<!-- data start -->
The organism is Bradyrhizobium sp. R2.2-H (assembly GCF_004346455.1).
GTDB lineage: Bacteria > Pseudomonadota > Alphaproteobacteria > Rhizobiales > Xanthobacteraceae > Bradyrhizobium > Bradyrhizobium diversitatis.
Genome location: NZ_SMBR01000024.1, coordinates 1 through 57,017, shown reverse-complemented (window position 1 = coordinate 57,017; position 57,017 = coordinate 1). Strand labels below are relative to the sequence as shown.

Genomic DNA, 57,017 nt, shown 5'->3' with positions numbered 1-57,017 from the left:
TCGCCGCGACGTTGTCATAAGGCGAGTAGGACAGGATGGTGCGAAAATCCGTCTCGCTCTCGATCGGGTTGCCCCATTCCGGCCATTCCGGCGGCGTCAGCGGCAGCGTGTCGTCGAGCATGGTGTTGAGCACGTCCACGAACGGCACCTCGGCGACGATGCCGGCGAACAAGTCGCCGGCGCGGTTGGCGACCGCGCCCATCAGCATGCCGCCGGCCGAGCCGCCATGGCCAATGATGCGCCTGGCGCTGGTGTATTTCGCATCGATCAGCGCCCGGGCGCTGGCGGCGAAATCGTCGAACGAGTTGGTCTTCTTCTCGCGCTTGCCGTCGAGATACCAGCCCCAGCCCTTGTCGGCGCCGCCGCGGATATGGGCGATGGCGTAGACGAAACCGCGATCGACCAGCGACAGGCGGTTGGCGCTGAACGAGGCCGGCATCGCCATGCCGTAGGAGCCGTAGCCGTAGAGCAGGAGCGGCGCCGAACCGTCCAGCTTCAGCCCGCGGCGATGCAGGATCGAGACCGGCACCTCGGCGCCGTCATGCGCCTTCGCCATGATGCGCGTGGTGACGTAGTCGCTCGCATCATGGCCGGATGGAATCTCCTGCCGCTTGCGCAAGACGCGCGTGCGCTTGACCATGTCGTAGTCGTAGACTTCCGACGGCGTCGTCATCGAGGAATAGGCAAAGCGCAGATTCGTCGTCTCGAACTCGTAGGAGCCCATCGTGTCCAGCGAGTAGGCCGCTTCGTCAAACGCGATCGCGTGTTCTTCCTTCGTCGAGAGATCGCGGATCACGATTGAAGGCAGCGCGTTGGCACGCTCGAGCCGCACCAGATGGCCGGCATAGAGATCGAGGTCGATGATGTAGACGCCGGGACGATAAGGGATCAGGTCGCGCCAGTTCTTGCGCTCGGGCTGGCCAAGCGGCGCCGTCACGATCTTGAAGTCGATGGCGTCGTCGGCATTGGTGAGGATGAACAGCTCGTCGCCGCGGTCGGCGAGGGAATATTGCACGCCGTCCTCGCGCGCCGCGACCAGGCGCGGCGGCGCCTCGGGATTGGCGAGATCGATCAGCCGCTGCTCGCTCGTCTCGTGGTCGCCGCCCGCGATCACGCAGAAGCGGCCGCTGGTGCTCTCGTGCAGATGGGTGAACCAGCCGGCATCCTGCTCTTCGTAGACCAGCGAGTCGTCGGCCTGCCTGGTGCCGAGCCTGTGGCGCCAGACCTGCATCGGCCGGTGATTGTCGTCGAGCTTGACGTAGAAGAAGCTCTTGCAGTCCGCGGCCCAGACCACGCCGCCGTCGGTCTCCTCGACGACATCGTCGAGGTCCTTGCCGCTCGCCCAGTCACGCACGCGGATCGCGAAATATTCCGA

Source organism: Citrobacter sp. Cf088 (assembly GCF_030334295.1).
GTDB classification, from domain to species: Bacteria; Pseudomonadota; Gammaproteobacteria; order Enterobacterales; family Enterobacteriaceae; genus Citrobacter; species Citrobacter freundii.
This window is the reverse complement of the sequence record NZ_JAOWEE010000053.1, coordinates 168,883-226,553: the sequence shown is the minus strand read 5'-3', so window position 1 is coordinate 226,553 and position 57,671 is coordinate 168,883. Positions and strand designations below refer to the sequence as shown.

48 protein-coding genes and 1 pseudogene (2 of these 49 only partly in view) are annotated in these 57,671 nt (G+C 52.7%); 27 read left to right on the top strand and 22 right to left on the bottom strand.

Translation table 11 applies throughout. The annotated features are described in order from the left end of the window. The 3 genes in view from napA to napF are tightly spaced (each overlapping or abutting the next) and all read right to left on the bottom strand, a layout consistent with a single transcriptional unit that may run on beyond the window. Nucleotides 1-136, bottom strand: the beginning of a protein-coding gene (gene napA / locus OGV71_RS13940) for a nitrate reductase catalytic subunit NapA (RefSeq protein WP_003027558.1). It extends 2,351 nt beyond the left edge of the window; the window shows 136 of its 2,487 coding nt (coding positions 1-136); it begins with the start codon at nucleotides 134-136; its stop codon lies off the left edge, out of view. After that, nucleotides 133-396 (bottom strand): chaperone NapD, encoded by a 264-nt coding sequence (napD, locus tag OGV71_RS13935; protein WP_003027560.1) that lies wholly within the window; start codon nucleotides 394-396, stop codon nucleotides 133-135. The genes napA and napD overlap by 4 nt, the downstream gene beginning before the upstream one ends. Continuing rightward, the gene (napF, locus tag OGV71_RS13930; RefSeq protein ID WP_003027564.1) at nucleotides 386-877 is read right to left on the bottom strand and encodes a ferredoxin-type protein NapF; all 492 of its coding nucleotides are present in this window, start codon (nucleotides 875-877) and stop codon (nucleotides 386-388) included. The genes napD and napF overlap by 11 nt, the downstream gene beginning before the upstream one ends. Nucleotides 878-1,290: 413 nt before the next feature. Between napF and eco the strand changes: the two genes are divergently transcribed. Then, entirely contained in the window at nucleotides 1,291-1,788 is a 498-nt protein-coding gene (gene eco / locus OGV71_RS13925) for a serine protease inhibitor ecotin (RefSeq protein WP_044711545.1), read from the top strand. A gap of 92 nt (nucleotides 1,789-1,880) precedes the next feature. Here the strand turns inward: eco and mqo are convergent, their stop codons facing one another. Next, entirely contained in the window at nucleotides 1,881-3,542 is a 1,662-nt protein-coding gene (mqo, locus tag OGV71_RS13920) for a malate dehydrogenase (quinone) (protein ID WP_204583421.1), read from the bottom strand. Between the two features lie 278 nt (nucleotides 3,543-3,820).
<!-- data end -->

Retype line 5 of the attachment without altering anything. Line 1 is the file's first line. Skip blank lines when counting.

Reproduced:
TCGCCGCGACGTTGTCATAAGGCGAGTAGGACAGGATGGTGCGAAAATCCGTCTCGCTCTCGATCGGGTTGCCCCATTCCGGCCATTCCGGCGGCGTCAGCGGCAGCGTGTCGTCGAGCATGGTGTTGAGCACGTCCACGAACGGCACCTCGGCGACGATGCCGGCGAACAAGTCGCCGGCGCGGTTGGCGACCGCGCCCATCAGCATGCCGCCGGCCGAGCCGCCATGGCCAATGATGCGCCTGGCGCTGGTGTATTTCGCATCGATCAGCGCCCGGGCGCTGGCGGCGAAATCGTCGAACGAGTTGGTCTTCTTCTCGCGCTTGCCGTCGAGATACCAGCCCCAGCCCTTGTCGGCGCCGCCGCGGATATGGGCGATGGCGTAGACGAAACCGCGATCGACCAGCGACAGGCGGTTGGCGCTGAACGAGGCCGGCATCGCCATGCCGTAGGAGCCGTAGCCGTAGAGCAGGAGCGGCGCCGAACCGTCCAGCTTCAGCCCGCGGCGATGCAGGATCGAGACCGGCACCTCGGCGCCGTCATGCGCCTTCGCCATGATGCGCGTGGTGACGTAGTCGCTCGCATCATGGCCGGATGGAATCTCCTGCCGCTTGCGCAAGACGCGCGTGCGCTTGACCATGTCGTAGTCGTAGACTTCCGACGGCGTCGTCATCGAGGAATAGGCAAAGCGCAGATTCGTCGTCTCGAACTCGTAGGAGCCCATCGTGTCCAGCGAGTAGGCCGCTTCGTCAAACGCGATCGCGTGTTCTTCCTTCGTCGAGAGATCGCGGATCACGATTGAAGGCAGCGCGTTGGCACGCTCGAGCCGCACCAGATGGCCGGCATAGAGATCGAGGTCGATGATGTAGACGCCGGGACGATAAGGGATCAGGTCGCGCCAGTTCTTGCGCTCGGGCTGGCCAAGCGGCGCCGTCACGATCTTGAAGTCGATGGCGTCGTCGGCATTGGTGAGGATGAACAGCTCGTCGCCGCGGTCGGCGAGGGAATATTGCACGCCGTCCTCGCGCGCCGCGACCAGGCGCGGCGGCGCCTCGGGATTGGCGAGATCGATCAGCCGCTGCTCGCTCGTCTCGTGGTCGCCGCCCGCGATCACGCAGAAGCGGCCGCTGGTGCTCTCGTGCAGATGGGTGAACCAGCCGGCATCCTGCTCTTCGTAGACCAGCGAGTCGTCGGCCTGCCTGGTGCCGAGCCTGTGGCGCCAGACCTGCATCGGCCGGTGATTGTCGTCGAGCTTGACGTAGAAGAAGCTCTTGCAGTCCGCGGCCCAGACCACGCCGCCGTCGGTCTCCTCGACGACATCGTCGAGGTCCTTGCCGCTCGCCCAGTCACGCACGCGGATCGCGAAATATTCCGA